There is a great deal of backward thinking in the MMO industry. I’ve written about (and plan to again soon) my thoughts on how we’re actually seeing games released that are not nearly as developed, fleshed out, feature rich, or on the same level as games of old. In essence, we’re seeing games released today which should have been released as stepping stones to what released back in 1998-2003. Another form of backward thinking, and the one I want to focus on today, is that bad games should be released regardless of their issues either by simply releasing them straight up or doing whatever it takes to cover up the blemishes long enough to grab the cash and run.
The fact is, good studios cancel games and the bad ones are akin to con artists. When a game is that I was looking forward to canceled there is always an immense feeling of disappointment followed by an equally profound realization that it must have been for a reason. That reason, whatever it may be, would certainly have impacted the game had it been released.
There are several lists out there that you can search for but there is one great example, the king of quality assurance: Blizzard Entertainment. Blizzard canceled Warcraft Adventures, StarCraft Ghost, and has delayed Diablo 3 (and likely will continue to like they do all their titles). Regardless of whether or not you like World of Warcraft, if you try to speak out against Blizzard’s ability to control the quality by either delaying or canceling their games then you shall be verbally flogged.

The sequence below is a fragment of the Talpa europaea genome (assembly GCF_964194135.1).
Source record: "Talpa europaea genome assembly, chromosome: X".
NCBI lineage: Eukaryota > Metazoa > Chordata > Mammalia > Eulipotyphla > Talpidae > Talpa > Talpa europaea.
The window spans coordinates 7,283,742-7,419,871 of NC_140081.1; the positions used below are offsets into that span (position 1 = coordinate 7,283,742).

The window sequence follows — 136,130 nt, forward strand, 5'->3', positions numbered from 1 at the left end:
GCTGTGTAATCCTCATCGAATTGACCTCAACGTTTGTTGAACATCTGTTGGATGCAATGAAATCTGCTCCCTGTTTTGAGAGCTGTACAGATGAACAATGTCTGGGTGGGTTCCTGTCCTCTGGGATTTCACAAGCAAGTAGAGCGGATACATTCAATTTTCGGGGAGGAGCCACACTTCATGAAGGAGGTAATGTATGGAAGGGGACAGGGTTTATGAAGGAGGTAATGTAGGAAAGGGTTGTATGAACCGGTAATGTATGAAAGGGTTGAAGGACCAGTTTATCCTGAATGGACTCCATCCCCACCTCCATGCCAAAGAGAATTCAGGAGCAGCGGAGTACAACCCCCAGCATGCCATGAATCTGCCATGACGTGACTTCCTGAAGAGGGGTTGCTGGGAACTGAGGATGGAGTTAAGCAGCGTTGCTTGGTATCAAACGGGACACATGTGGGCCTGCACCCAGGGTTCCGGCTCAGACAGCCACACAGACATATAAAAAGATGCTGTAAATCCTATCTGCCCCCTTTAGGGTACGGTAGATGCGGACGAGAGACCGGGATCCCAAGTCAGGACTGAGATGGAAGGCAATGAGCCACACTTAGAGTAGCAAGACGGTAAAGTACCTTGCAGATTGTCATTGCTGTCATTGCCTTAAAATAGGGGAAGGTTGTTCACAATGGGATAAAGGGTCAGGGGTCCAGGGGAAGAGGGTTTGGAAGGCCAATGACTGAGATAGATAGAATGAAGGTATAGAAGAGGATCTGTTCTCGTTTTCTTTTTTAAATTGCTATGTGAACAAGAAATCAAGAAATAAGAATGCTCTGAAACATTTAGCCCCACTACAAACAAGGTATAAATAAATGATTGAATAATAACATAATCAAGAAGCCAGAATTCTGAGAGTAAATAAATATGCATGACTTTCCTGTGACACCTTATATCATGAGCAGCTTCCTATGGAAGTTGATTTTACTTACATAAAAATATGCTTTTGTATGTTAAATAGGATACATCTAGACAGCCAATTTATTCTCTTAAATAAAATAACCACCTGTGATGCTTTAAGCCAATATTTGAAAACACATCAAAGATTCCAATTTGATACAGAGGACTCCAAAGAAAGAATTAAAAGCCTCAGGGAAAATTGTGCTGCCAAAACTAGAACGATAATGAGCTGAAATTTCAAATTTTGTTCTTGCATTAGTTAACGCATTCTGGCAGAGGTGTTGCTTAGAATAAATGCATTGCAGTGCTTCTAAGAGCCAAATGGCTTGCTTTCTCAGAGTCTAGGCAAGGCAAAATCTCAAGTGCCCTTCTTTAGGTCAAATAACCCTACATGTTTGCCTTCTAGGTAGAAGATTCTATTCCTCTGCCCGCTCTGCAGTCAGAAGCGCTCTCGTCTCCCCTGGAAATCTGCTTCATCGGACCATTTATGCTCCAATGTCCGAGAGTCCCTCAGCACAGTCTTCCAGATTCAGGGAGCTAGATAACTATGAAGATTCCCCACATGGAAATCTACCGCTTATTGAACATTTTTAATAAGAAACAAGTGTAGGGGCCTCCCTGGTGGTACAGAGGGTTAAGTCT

Not scrapping MMO’s and releasing them anyway is a huge problem. It’s doing several things.
1. Screwing players over who buy the game thinking that it’s going to be a quality title.
2. Inflating the industry by bringing in players to try games who would never have tried them before. This problem directly leads to a player base that does not understand what traditional quality and stability are, so they run their mouths without a clue.
3. Creating a false sense of failure in the industry leading players (likely the ones brought in from #2) to speak doom to the traditional style of MMO games and for the clueless corporate side of the companies to think that a change is needed — like a change to the F2P model.
The reality is that these problems can be avoided if these bad games, which I believe are known to be bad by the developers prior to their release, never make it to the shelf.